Huddle unveils secure cloud publishing and reader analytics platform

Huddle is looking to help firms improve the publishing and audience of digital documents

Huddle has unveiled its secure publishing platform, merging organisation-wide publication with analytics to track the distribution of corporate documents.

The publishing platform allows read-only documents, such as company handbooks, to be distributed securely across an organisation, without relying on email or costly, time-consuming printing.

With the addition of analytics, the publisher can gather information on how a distributed document has been received across an organisation.

The parameters of the analytics can be specifically tailored to ascertain if a particular person has opened and read the document. Equally a general overview can be gathered on the number of people who have viewed the document or acknowledged its receipt.

The platform will be inserted as an extension of Huddle’s cloud collaboration service, enhancing the functionality it provides to government organisations and enterprises.

Stuart Cochran, Huddle’s technology chief, told V3 the addition to Huddle’s existing services was prompted by several questions that crop up when an organisation is considering how to extract the most value out of a published document.

“What do you do with those documents when they are finished and ready to be published to a wider group of people? How do you do that in a cost-effective way, and just as importantly how can we use analytics to give them [companies] better insight into their business?” Cochran asked.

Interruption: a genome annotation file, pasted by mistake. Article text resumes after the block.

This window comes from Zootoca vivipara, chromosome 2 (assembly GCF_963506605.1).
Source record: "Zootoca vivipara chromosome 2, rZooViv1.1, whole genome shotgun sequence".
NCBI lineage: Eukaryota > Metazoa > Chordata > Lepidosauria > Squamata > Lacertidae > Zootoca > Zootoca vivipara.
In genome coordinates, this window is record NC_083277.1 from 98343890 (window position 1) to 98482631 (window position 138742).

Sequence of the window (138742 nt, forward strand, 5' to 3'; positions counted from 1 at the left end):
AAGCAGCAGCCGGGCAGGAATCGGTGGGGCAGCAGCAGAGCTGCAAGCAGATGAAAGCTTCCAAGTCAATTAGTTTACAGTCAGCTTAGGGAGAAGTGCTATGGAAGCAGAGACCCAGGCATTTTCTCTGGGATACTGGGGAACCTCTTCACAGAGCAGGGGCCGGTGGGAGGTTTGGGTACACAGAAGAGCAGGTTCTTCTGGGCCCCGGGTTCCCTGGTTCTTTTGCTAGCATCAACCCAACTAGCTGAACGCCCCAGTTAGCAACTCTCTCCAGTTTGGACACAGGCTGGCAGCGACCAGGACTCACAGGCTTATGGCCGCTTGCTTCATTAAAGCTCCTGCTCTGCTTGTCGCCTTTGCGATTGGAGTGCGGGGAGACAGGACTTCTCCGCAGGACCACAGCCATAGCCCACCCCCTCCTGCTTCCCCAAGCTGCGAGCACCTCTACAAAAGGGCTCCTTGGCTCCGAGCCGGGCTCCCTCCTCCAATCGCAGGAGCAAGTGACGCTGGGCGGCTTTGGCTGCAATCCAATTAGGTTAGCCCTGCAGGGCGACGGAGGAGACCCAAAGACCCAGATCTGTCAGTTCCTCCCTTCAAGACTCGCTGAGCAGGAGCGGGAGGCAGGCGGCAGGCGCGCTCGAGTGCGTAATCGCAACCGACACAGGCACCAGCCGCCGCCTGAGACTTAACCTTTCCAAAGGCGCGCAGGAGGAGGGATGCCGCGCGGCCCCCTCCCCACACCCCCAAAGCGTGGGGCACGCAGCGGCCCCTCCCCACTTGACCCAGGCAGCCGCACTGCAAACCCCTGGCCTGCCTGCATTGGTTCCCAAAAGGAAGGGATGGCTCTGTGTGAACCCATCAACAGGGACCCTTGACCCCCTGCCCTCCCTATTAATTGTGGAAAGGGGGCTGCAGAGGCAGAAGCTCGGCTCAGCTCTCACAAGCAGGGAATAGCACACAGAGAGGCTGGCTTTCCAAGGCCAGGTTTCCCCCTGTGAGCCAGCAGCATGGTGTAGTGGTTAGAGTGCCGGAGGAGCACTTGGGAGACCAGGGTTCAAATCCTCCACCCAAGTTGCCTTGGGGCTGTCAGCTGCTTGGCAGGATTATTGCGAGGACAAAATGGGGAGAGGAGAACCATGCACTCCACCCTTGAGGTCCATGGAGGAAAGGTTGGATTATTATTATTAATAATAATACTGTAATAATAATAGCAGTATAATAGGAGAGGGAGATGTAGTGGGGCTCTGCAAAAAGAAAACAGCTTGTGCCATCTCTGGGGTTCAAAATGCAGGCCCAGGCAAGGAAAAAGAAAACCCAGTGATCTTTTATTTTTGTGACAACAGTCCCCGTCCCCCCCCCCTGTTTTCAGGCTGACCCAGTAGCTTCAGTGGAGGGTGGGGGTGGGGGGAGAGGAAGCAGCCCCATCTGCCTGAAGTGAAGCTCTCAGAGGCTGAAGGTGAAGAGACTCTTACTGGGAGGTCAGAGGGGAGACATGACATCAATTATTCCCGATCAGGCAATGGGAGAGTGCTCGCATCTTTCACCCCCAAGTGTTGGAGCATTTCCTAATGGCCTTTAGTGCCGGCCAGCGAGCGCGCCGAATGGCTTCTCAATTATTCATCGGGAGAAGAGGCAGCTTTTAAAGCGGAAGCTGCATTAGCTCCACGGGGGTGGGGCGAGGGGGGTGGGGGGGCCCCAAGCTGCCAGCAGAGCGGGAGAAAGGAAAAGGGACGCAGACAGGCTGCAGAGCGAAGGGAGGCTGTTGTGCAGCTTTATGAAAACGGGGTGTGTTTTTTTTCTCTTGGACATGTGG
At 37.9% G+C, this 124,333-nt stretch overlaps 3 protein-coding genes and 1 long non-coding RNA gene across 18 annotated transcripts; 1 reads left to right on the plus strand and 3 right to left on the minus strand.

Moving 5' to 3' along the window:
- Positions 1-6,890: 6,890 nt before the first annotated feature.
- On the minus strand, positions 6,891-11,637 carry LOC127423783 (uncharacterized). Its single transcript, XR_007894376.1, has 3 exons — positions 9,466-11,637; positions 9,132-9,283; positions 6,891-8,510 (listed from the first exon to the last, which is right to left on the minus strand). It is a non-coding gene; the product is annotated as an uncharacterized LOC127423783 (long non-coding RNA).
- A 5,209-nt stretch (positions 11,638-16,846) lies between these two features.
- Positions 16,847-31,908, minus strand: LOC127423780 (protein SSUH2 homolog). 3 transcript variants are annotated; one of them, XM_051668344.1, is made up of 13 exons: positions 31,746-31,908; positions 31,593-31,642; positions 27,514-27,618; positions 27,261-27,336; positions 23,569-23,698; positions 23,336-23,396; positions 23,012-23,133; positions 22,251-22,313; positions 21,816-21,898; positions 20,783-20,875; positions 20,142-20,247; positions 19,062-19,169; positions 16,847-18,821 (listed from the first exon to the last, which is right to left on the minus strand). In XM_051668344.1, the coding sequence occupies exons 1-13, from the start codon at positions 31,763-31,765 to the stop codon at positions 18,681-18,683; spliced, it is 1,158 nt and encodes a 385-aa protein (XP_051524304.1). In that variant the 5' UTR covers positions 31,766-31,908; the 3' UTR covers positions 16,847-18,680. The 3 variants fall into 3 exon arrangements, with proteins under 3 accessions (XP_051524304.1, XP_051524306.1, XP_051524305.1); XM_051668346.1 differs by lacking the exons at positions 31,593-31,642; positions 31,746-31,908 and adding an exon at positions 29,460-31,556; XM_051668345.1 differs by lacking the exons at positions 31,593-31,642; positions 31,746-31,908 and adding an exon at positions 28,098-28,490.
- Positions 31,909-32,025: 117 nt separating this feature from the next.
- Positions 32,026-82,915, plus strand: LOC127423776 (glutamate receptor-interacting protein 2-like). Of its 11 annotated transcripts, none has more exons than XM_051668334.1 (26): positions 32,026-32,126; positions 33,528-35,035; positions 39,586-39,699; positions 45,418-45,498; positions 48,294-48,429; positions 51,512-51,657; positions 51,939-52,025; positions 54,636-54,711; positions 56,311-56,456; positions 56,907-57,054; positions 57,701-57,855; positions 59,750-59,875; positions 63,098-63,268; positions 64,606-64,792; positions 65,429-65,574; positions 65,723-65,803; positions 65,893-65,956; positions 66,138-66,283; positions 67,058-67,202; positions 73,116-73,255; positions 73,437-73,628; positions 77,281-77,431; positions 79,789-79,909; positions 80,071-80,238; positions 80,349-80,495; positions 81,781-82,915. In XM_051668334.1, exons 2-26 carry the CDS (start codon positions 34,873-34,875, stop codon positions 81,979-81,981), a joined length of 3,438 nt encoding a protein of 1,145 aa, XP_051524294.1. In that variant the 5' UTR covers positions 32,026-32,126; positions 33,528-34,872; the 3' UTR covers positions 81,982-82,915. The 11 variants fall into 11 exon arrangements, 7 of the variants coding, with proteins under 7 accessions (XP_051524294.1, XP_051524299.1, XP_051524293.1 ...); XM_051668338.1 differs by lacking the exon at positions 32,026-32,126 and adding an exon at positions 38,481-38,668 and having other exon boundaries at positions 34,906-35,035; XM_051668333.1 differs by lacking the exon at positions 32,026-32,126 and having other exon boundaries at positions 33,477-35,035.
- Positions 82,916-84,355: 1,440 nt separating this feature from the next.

He went on to answer those questions by saying that using a publishing platform that bypasses the need for both electronic and traditional mail, money can be saved on both materials and manpower. While the analytics provide organisations with “much-needed insight into the effectiveness of their content and how it’s being consumed”.

Cochran was particularly enthusiastic about the role analytics play in digital publishing, comparing it with the shift of print to digital advertising.

“Why did it take off? It was cheaper than taking out an advert in print, and the advertisers got the tracking [information] that made their advertising more measurable,” said Cochran, citing Google’s pay-per-click adverting as a comparative example.

V3 asked if this level of tracking would make an organisation’s employees feel that they were continually being scrutinised.

Cochran said he believes there is a general expectation that modern professionals are required to acknowledge and absorb corporate materials, so concerns over analytics infringing on privacy in the working environment are effectively null and void.

Keen organisations will have to wait a little before they can put such analytics to the test for themselves, though, as Huddle will be making the platform available early 2015.

Huddle is not the only company to have recently improved its cloud-powered business tools.

In July, cloud collaboration and storage provider, Box offered its business users unlimited storage and integration with Microsoft Office 2013 suite of products.

Dropbox took a slightly different path and focused on professional individuals rather than businesses, as this week it enhanced Dropbox Pro by adding more secure file-sharing and collaboration to its mid-range service.

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29 August 2014 | 6:30 am – Source:

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